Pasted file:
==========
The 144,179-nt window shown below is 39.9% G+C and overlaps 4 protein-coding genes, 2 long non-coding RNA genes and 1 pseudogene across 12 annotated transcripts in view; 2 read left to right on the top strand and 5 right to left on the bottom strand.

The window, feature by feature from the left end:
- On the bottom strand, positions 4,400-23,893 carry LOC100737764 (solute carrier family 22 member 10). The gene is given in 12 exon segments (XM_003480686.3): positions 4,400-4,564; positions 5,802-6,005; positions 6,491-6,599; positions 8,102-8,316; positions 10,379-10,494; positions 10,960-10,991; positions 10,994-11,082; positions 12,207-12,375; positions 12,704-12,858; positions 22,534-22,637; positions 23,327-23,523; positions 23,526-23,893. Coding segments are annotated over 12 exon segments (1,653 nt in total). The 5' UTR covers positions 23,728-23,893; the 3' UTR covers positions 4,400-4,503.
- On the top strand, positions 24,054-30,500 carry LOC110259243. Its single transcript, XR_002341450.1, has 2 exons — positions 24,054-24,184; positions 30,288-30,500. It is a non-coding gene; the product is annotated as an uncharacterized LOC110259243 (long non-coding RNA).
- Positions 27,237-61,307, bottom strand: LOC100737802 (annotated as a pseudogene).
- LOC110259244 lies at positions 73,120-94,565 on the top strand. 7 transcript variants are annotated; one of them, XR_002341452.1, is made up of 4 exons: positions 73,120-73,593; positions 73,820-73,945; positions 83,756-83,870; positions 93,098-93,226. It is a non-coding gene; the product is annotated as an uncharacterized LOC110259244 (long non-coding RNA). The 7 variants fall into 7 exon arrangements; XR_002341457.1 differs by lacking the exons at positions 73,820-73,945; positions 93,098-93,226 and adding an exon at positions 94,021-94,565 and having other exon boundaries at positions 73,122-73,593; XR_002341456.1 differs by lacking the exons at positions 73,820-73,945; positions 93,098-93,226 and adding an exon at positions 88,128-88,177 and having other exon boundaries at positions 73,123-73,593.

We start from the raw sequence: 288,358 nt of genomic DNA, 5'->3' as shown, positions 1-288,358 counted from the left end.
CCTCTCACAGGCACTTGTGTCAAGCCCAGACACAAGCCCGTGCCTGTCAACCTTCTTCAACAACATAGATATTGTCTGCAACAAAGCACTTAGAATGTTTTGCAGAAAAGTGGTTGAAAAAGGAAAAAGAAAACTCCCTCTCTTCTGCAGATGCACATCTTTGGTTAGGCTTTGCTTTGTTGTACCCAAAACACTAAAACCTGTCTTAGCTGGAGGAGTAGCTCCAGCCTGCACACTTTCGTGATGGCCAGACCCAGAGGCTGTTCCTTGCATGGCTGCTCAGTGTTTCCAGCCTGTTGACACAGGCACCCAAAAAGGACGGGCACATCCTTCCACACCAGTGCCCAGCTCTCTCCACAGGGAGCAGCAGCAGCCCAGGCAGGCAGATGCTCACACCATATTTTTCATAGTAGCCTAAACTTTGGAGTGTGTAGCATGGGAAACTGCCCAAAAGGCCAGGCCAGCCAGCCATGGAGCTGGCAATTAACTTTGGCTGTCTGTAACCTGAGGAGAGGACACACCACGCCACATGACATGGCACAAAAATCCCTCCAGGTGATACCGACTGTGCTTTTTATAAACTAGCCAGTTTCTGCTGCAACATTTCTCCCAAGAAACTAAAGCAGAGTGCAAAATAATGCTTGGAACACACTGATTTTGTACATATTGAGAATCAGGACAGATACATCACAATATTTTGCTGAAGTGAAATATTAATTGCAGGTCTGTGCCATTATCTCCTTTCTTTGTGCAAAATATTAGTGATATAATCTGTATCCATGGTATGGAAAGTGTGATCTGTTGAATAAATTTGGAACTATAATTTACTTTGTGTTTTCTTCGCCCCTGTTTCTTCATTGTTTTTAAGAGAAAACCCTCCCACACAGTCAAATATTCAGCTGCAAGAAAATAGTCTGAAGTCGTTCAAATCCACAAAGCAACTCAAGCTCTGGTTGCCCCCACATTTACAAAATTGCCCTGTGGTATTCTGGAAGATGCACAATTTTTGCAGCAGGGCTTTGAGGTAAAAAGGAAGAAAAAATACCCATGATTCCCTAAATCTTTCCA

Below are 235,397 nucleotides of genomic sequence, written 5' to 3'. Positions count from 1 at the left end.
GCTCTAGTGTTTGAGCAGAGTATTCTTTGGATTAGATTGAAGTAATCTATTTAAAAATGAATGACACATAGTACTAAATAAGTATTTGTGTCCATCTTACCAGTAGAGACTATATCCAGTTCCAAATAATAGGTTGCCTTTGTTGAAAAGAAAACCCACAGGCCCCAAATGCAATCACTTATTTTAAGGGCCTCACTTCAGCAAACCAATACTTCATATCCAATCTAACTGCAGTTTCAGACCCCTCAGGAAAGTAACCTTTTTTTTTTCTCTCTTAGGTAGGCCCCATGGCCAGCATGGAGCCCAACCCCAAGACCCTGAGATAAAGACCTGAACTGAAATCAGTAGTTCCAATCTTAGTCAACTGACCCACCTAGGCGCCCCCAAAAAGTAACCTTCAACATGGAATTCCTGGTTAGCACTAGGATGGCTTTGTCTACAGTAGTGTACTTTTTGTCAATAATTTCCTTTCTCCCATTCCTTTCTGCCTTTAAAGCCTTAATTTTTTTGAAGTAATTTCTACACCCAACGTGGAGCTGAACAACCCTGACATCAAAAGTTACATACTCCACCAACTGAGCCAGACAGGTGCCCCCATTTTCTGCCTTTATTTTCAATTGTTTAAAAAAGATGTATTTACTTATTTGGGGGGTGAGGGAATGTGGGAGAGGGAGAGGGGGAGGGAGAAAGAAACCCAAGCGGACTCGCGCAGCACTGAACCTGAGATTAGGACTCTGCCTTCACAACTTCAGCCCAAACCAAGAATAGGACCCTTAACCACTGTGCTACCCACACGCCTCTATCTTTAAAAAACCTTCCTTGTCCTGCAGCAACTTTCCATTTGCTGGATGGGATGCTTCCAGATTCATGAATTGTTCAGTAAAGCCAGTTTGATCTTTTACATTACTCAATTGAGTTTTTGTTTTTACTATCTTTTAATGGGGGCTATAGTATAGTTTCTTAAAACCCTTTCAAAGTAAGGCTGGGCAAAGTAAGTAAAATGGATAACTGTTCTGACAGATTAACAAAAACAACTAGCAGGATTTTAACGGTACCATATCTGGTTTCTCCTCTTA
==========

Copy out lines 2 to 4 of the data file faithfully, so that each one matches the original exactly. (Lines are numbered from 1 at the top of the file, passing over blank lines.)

The window, feature by feature from the left end:
- On the bottom strand, positions 4,400-23,893 carry LOC100737764 (solute carrier family 22 member 10). The gene is given in 12 exon segments (XM_003480686.3): positions 4,400-4,564; positions 5,802-6,005; positions 6,491-6,599; positions 8,102-8,316; positions 10,379-10,494; positions 10,960-10,991; positions 10,994-11,082; positions 12,207-12,375; positions 12,704-12,858; positions 22,534-22,637; positions 23,327-23,523; positions 23,526-23,893. Coding segments are annotated over 12 exon segments (1,653 nt in total). The 5' UTR covers positions 23,728-23,893; the 3' UTR covers positions 4,400-4,503.
- On the top strand, positions 24,054-30,500 carry LOC110259243. Its single transcript, XR_002341450.1, has 2 exons — positions 24,054-24,184; positions 30,288-30,500. It is a non-coding gene; the product is annotated as an uncharacterized LOC110259243 (long non-coding RNA).